Moving on now to the spells, it’s time to streamline the deck and make sure it actually gets to play out the way you’re describing it and I’m envisioning it from here. I’ll be cutting things that are too narrow or too slow, and replacing it hopefully with more ways to find the creature you want most right now or other ways to put a bunch of cards in your hand and weather the storm of a mass-kill spell.

Mind’s Eye — Sacrilege #1. You want up-front power, not incremental advantage, and for what you’re trying to accomplish you can get much better deals than this.

Howling Mine — Helping others while slightly helping yourself makes you friends. Playing your deck makes you enemies. No one will be tricked, and you’ll be providing three cards to your opponents for each card you draw, and investing a card yourself to do so.

Doubling Cube — If this is making a lot of mana, it means you have Priest of Titania, Gaea’s Cradle, Elvish Guidance or Elvish Archdruid online. The creatures are addressed by adding Quirion Ranger and Wirewood Symbiote, the other two via Deserted Temple, and focusing on what is enabling this mana level to be reached in the first place is better than doubling it once you get there.

Krosan Grip — Utility you don’t need.

Gilt-Leaf Ambush — Sure, it puts two elves into play for three mana. I’m still not impressed.

Gaea’s Anthem — If Elvish Champion wasn’t good enough to include, why should Gaea’s Anthem be?

Overwhelming Stampede — Anything this card can do, Ezuri can also do, so I’m not impressed. Sure, instead of +3/+3 like Ezuri does, this can give +8/+8 because you’ve already pumped the team twice. If you’re needing to give more than +9/+9 to a large body of creatures in order to take someone down, do we really think this card’s going to be enough? It’s probably because they’re at infinite life, so this needs replacing with something that actually addresses the problem this might need to face as an unique addition.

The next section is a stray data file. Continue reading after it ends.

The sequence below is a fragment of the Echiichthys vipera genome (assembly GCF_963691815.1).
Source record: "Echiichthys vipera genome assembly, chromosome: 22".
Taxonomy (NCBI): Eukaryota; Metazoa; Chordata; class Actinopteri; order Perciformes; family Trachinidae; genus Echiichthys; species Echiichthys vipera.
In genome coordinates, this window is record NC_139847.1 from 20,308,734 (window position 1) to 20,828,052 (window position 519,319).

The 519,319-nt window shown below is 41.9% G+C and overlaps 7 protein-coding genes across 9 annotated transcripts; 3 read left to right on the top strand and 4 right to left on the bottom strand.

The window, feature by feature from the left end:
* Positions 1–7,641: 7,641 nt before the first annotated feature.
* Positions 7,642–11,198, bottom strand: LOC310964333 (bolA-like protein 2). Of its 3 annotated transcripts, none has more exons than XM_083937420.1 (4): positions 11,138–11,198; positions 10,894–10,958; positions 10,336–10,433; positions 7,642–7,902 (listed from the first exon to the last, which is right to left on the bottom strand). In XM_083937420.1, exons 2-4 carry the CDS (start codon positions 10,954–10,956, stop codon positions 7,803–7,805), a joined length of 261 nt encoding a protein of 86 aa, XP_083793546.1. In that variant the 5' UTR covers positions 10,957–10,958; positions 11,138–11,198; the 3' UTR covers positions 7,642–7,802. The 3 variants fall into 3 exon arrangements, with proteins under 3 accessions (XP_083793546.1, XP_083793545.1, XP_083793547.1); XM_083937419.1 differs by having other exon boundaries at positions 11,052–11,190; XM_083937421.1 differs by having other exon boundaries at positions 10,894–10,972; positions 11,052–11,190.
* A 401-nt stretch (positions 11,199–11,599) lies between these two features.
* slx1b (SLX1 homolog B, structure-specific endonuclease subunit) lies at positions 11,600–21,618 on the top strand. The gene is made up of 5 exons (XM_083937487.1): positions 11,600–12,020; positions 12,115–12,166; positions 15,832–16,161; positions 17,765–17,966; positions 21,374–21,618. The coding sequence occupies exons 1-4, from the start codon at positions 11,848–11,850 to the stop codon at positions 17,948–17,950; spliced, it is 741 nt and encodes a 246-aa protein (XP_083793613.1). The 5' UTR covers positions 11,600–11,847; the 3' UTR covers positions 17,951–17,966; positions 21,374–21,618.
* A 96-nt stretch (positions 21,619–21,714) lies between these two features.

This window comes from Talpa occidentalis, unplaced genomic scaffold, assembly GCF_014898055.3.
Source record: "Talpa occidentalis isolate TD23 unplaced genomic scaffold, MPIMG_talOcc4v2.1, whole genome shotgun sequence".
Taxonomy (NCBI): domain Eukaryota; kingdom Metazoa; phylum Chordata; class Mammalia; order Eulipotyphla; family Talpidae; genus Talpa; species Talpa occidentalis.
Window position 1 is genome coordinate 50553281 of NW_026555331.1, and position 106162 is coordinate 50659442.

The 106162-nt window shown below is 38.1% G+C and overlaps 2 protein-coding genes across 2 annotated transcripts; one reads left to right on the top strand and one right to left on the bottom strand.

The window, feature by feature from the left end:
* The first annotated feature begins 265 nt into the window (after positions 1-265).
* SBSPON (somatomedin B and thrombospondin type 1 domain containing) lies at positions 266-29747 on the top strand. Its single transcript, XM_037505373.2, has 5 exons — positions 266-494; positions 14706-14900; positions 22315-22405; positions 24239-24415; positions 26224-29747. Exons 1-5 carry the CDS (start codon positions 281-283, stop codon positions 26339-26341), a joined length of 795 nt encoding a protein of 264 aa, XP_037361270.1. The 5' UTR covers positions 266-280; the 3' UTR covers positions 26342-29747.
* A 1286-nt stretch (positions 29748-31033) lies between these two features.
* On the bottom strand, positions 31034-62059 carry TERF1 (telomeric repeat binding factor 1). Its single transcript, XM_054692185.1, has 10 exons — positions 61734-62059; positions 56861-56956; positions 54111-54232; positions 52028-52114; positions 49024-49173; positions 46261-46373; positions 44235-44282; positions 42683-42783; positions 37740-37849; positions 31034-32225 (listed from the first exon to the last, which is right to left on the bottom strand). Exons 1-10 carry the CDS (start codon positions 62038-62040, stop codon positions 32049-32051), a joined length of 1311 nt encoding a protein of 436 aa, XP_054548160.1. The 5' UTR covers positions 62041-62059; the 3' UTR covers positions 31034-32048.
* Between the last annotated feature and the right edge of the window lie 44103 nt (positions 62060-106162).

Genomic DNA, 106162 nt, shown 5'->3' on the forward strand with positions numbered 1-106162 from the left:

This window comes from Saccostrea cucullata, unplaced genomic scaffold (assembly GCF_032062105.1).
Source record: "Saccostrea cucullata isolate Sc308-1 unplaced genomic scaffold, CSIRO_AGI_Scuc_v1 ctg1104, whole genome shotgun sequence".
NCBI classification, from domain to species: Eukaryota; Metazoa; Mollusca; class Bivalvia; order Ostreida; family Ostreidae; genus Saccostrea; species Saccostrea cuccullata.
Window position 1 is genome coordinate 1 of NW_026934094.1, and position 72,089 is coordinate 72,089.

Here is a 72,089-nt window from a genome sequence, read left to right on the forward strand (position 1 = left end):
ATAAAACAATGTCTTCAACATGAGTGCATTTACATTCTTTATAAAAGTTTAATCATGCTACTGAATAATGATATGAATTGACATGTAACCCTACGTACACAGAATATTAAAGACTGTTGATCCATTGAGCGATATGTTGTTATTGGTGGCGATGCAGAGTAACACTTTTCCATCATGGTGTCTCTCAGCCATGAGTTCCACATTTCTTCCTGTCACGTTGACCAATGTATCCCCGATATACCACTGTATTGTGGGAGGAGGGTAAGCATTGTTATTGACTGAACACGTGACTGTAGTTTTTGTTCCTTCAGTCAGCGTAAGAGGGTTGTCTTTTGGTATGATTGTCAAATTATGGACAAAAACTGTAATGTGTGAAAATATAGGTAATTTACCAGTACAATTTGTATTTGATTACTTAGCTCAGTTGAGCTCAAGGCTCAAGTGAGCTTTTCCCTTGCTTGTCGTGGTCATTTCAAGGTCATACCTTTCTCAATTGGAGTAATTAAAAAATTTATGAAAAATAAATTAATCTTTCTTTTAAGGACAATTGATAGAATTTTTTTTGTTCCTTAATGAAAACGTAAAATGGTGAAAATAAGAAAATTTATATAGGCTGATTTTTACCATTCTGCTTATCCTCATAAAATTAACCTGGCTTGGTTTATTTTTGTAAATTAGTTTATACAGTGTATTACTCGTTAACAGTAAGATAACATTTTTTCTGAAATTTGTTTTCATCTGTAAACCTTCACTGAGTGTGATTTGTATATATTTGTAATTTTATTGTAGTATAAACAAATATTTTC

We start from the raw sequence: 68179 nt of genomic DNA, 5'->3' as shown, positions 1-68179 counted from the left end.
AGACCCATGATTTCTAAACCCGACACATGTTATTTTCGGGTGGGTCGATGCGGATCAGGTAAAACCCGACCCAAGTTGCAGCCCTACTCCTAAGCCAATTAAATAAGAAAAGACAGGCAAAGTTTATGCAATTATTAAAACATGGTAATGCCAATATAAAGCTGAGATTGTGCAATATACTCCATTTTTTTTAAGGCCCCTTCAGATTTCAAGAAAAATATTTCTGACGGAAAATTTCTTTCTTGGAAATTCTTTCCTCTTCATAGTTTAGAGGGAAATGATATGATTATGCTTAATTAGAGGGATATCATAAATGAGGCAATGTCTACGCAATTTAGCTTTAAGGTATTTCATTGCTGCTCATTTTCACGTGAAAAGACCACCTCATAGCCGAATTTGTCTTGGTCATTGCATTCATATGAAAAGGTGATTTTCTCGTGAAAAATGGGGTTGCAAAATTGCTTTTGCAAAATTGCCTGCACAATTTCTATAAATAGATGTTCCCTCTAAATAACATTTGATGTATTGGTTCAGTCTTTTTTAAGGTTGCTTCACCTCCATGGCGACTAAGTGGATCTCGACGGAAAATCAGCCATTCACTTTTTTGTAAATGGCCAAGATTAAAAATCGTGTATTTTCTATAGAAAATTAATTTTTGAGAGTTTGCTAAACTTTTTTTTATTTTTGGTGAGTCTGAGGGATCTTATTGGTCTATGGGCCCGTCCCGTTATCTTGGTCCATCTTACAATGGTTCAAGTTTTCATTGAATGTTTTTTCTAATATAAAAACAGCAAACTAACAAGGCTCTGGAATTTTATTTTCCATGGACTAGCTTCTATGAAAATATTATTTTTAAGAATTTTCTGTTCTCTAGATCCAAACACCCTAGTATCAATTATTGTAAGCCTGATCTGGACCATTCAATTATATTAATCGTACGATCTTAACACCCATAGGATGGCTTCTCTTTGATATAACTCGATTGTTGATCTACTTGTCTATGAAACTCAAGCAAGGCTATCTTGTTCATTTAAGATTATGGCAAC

Awakening Zone — Slow-moving and horribly inefficient for the kind of speed you’re trying to have in the first place. It’s not working at cross-purposes, but it is certainly under-performing.

We have eight cuts, and thus room for eight replacements. We want to focus on putting cards into your hand, streamlining your draw, and cheating a little with Gaea’s Cradle or the amount of damage you actually need to deal in order to kill someone. There’s going to be a few sleazy additions and this is going to play more like a combo deck than most I usually present, but that’s already what your deck sounds like and it’s a highly-interactive combo deck with credible weaknesses… the kind of combo I can live with playing in good faith in this format, since it’s not hyper-consistent or irresistible, just well-designed.

Memory Jar — Your replacement for Mind’s Eye. The same mana investment up front lets you get access to seven cards right now instead of over two turns of waiting and with seven more mana invested. Ezuri likes a burst of speed, and this is much speedier card draw.

Glimpse of Nature — There is a reason this card is banned in Modern, and that reason is well worth taking advantage on your part. A ridiculous card-draw spell based solely on the low price of investment it takes to start off with, Glimpse of Nature will help you rocket through your deck deploying a large fleet of Elves into play and help ensure that you have stuff left to do after you’ve played out that impressive board.

Grim Flowering — Another potent card-draw spell, this time brought to us from the new set of Dark Ascension. Considering your stated weakness was to having all your creatures die and not having any more cards in hand to rebuild with, this seems to be the ideal follow-up play to what ails ye.